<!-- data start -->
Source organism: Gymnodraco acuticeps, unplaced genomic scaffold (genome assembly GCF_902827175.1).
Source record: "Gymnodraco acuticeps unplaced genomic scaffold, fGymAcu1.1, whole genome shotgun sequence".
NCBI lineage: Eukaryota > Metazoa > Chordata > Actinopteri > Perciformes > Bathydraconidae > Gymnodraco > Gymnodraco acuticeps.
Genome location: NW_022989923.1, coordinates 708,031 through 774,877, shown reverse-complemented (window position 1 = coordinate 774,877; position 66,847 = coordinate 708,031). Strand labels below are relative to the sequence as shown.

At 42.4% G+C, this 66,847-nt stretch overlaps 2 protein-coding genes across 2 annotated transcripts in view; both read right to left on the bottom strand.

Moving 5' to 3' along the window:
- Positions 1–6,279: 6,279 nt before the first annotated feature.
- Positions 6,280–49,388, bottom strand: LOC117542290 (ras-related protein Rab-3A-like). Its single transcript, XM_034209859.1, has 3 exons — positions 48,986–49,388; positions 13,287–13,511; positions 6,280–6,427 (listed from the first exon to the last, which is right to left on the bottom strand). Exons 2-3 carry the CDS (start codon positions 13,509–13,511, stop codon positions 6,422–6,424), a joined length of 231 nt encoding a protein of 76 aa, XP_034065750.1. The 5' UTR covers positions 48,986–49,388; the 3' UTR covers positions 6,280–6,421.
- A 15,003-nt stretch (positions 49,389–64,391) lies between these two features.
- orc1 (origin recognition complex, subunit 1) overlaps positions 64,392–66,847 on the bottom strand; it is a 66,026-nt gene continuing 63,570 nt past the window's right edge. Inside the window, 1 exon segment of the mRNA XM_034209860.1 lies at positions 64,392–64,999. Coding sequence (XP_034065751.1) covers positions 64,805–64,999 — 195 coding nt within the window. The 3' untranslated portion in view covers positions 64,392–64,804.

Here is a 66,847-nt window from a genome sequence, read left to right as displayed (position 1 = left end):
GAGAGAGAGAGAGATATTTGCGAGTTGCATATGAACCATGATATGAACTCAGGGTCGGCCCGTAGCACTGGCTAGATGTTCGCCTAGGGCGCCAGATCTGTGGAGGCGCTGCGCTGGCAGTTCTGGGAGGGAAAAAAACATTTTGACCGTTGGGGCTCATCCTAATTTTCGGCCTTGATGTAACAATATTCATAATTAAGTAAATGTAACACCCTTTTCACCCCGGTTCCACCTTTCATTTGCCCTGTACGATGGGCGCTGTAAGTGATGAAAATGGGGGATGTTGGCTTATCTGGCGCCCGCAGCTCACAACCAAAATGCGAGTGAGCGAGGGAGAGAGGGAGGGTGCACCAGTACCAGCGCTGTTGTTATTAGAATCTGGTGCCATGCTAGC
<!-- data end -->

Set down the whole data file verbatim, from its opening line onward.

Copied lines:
Source organism: Gymnodraco acuticeps, unplaced genomic scaffold (genome assembly GCF_902827175.1).
Source record: "Gymnodraco acuticeps unplaced genomic scaffold, fGymAcu1.1, whole genome shotgun sequence".
NCBI lineage: Eukaryota > Metazoa > Chordata > Actinopteri > Perciformes > Bathydraconidae > Gymnodraco > Gymnodraco acuticeps.
Genome location: NW_022989923.1, coordinates 708,031 through 774,877, shown reverse-complemented (window position 1 = coordinate 774,877; position 66,847 = coordinate 708,031). Strand labels below are relative to the sequence as shown.

At 42.4% G+C, this 66,847-nt stretch overlaps 2 protein-coding genes across 2 annotated transcripts in view; both read right to left on the bottom strand.

Moving 5' to 3' along the window:
- Positions 1–6,279: 6,279 nt before the first annotated feature.
- Positions 6,280–49,388, bottom strand: LOC117542290 (ras-related protein Rab-3A-like). Its single transcript, XM_034209859.1, has 3 exons — positions 48,986–49,388; positions 13,287–13,511; positions 6,280–6,427 (listed from the first exon to the last, which is right to left on the bottom strand). Exons 2-3 carry the CDS (start codon positions 13,509–13,511, stop codon positions 6,422–6,424), a joined length of 231 nt encoding a protein of 76 aa, XP_034065750.1. The 5' UTR covers positions 48,986–49,388; the 3' UTR covers positions 6,280–6,421.
- A 15,003-nt stretch (positions 49,389–64,391) lies between these two features.
- orc1 (origin recognition complex, subunit 1) overlaps positions 64,392–66,847 on the bottom strand; it is a 66,026-nt gene continuing 63,570 nt past the window's right edge. Inside the window, 1 exon segment of the mRNA XM_034209860.1 lies at positions 64,392–64,999. Coding sequence (XP_034065751.1) covers positions 64,805–64,999 — 195 coding nt within the window. The 3' untranslated portion in view covers positions 64,392–64,804.

Here is a 66,847-nt window from a genome sequence, read left to right as displayed (position 1 = left end):
GAGAGAGAGAGAGATATTTGCGAGTTGCATATGAACCATGATATGAACTCAGGGTCGGCCCGTAGCACTGGCTAGATGTTCGCCTAGGGCGCCAGATCTGTGGAGGCGCTGCGCTGGCAGTTCTGGGAGGGAAAAAAACATTTTGACCGTTGGGGCTCATCCTAATTTTCGGCCTTGATGTAACAATATTCATAATTAAGTAAATGTAACACCCTTTTCACCCCGGTTCCACCTTTCATTTGCCCTGTACGATGGGCGCTGTAAGTGATGAAAATGGGGGATGTTGGCTTATCTGGCGCCCGCAGCTCACAACCAAAATGCGAGTGAGCGAGGGAGAGAGGGAGGGTGCACCAGTACCAGCGCTGTTGTTATTAGAATCTGGTGCCATGCTAGC